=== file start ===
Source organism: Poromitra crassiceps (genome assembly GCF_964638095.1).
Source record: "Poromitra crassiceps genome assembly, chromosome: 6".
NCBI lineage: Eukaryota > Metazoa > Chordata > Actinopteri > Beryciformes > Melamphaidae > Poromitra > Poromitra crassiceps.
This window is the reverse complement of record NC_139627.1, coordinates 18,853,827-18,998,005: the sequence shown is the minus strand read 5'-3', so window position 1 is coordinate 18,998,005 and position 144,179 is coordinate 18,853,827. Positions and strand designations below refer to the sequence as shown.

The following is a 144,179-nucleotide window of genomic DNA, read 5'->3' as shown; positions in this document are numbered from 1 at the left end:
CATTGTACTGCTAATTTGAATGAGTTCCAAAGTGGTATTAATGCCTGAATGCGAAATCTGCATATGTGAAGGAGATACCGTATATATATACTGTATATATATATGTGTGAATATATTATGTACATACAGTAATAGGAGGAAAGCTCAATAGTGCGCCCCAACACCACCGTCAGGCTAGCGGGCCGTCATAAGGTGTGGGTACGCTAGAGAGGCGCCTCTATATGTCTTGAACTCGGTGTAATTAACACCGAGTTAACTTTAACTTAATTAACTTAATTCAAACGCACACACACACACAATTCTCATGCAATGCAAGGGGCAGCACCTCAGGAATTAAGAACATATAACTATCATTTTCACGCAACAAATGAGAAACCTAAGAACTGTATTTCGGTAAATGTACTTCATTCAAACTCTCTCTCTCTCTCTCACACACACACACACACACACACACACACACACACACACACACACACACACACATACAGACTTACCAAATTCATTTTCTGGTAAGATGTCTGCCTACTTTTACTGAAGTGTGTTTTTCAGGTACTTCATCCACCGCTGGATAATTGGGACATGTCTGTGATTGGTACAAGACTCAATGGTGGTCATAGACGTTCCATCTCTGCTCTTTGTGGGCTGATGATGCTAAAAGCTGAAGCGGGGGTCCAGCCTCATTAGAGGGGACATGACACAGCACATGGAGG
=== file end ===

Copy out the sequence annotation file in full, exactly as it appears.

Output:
Source organism: Poromitra crassiceps (genome assembly GCF_964638095.1).
Source record: "Poromitra crassiceps genome assembly, chromosome: 6".
NCBI lineage: Eukaryota > Metazoa > Chordata > Actinopteri > Beryciformes > Melamphaidae > Poromitra > Poromitra crassiceps.
This window is the reverse complement of record NC_139627.1, coordinates 18,853,827-18,998,005: the sequence shown is the minus strand read 5'-3', so window position 1 is coordinate 18,998,005 and position 144,179 is coordinate 18,853,827. Positions and strand designations below refer to the sequence as shown.

The following is a 144,179-nucleotide window of genomic DNA, read 5'->3' as shown; positions in this document are numbered from 1 at the left end:
CATTGTACTGCTAATTTGAATGAGTTCCAAAGTGGTATTAATGCCTGAATGCGAAATCTGCATATGTGAAGGAGATACCGTATATATATACTGTATATATATATGTGTGAATATATTATGTACATACAGTAATAGGAGGAAAGCTCAATAGTGCGCCCCAACACCACCGTCAGGCTAGCGGGCCGTCATAAGGTGTGGGTACGCTAGAGAGGCGCCTCTATATGTCTTGAACTCGGTGTAATTAACACCGAGTTAACTTTAACTTAATTAACTTAATTCAAACGCACACACACACACAATTCTCATGCAATGCAAGGGGCAGCACCTCAGGAATTAAGAACATATAACTATCATTTTCACGCAACAAATGAGAAACCTAAGAACTGTATTTCGGTAAATGTACTTCATTCAAACTCTCTCTCTCTCTCTCACACACACACACACACACACACACACACACACACACACACACACACACACACATACAGACTTACCAAATTCATTTTCTGGTAAGATGTCTGCCTACTTTTACTGAAGTGTGTTTTTCAGGTACTTCATCCACCGCTGGATAATTGGGACATGTCTGTGATTGGTACAAGACTCAATGGTGGTCATAGACGTTCCATCTCTGCTCTTTGTGGGCTGATGATGCTAAAAGCTGAAGCGGGGGTCCAGCCTCATTAGAGGGGACATGACACAGCACATGGAGG